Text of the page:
The cold sands of the central Oregon Coast are generally unforgiving. The combination of high tidal fluctuation and pacific storms bringing high winds and wave action often move objects around faster than they can be recovered. However, not so for this Colorado couple visiting Pacific City, Oregon on their 15 year wedding anniversary. While playing on the dunes near the beach with the family Del felt his heavy platinum ring fall off, and heard it hit the ground. They sifted though the loose sand to no avail, then found www.threingfinders.com on the internet. It was a short message, “Do you come to Pacific City?” Pacific City is only about an hour from my work place in Newport, but at the time I was at my home Sisters, OR high-up in the Oregon Cascades. A series of text messages revealed that the ring was likely worth looking for, but they were headed back to Colorado in the morning – I couldn’t get there until Saturday.
They did a great job of pin-pointing the location: a Google Maps satellite view of the area with lines and arrows, and a cairn made out of sea shells before they left on their lonely journey home, sans a special 15-year-old wedding ring(remember, you can always drop a pin in Google Maps allowing us to navigate right back to it, as well).
Saturday morning was a beautiful coastal morning. Warm-ish, with a slight marine layer allowing occasional glimpses of the pounding surf of the Pacific as we drove to Pacific City. The marine layer was just clearing as we arrived at the vacation rental. My plan (hope, really) was that the home hadn’t been rented to someone else already, and use it for beach access. However, there was a car in the driveway and nobody answering the door. Rather than risk intruding on their vacation, we parked about half a mile south at Bob Straub Park (named for a well-liked Oregon Treasurer) and walked north in the bright sunshine of the early Oregon morning, sipping coffee and listening to the cry of the gulls above. The beach was fairly deserted at this hour, and Roper (my two year old Cowboy Corgi) was able to romp and frolic to his heart’s content (pausing only for the occasional hero shot).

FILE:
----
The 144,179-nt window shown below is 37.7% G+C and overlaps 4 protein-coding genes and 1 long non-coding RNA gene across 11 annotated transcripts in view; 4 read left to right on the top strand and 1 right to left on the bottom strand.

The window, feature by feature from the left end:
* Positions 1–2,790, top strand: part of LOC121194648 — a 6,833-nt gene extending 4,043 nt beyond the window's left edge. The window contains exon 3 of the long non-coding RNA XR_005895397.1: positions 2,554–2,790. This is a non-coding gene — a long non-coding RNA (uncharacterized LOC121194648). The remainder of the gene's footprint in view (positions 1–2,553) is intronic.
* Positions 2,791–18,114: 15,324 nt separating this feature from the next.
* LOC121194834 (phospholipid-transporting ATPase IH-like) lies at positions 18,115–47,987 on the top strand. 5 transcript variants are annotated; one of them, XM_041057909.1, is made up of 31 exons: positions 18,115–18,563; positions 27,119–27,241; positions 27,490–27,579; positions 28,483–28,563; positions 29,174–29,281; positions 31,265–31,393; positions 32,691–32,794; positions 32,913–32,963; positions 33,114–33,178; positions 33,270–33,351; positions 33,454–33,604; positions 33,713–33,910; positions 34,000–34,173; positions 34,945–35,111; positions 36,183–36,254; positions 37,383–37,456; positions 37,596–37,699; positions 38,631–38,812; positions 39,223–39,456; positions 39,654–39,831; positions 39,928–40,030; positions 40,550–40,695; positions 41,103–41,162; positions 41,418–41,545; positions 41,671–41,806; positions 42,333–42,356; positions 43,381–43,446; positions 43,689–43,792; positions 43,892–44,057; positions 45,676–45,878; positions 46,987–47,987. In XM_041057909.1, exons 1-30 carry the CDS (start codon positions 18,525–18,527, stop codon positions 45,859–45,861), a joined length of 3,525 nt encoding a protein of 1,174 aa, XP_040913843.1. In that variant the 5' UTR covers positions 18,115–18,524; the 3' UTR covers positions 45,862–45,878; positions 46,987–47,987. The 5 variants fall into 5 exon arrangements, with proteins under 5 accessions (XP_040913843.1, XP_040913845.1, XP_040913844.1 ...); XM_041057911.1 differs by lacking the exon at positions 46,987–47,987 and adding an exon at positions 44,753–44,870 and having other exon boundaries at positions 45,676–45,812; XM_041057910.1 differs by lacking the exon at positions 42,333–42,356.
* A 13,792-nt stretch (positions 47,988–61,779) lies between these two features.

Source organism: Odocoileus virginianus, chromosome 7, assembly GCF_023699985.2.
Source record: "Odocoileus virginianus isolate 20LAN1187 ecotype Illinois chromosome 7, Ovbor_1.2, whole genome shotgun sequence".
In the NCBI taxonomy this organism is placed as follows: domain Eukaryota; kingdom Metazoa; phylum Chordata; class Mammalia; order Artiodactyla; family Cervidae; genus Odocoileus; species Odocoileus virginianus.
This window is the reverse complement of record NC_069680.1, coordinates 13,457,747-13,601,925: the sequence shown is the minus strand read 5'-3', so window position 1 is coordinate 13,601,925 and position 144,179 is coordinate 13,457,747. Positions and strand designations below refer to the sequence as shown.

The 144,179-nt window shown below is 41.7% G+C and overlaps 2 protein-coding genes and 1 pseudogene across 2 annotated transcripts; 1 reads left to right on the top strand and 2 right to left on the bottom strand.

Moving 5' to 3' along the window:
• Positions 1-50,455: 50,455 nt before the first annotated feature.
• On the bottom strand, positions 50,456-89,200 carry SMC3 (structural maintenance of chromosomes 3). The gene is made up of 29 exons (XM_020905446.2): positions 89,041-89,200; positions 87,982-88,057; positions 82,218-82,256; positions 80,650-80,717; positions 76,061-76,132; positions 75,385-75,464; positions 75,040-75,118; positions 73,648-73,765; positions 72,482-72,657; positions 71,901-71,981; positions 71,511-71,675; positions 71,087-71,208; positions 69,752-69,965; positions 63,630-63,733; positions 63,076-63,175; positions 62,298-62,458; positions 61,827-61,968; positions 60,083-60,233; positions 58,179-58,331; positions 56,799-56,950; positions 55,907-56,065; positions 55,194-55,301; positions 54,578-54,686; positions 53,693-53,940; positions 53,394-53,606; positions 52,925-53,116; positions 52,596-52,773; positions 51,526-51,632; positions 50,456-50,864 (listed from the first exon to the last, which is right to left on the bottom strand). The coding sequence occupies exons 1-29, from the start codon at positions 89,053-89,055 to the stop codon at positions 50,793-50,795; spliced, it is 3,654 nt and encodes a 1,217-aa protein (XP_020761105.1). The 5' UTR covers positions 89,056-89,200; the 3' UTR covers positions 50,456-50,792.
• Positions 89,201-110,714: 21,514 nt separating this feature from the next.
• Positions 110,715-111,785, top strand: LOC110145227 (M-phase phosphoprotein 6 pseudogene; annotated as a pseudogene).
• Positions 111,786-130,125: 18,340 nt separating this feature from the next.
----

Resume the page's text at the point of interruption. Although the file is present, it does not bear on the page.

Arriving at the location was easy due to the google maps navigation. Several landmarks were unmistakable, and yes, there was the cairn of seashells. The sand was soft, well above the surf-line and on much more of an incline than it appeared from the satellite view. I debated briefly between the Garrett ATX and the AT Pro, opting ultimately for the Pro since it was set up, and ready to go. I figured I could always come back to the ATX if needed. Power button on, a quick ground balance, and three swings later the unmistakable mid-tone thud of heavy gold and platinum. It happened so quick I almost didn’t believe it. The area was a steep slope with a shallow bench, then falling off into the surf. That ring could have (should have) rolled or sank out-of-sight. Was that really it? Swing, thud, swing thud, swing thud…it must be. One scoop of sand…thud, still in the hole. Another…thud, still in the hole. A third, thud. A fourth, silence. I had it in my scoop. Shake, shake, shake the sand out through the small holes until the rattle of metal on metal can be heard. Yep. there it was – an extremely heavy, men’s platinum ring, from nearly 12″ down in the soft summer sand. The reply text from Colorado summed it up, “OMG!!!”
It’s nice to be able to return items of significance to good folks. It’s heartbreaking to know that sometimes the precious memories contained within a sentimental item will be lost forever if they happen to be lost in the wrong place, or folks don’t know to look for www.theringfinders.com. Please help us spread the word. We’re always willing to listen and more often anxious to try to help. The feeling we derive from a successful recovery is certainly worth the effort.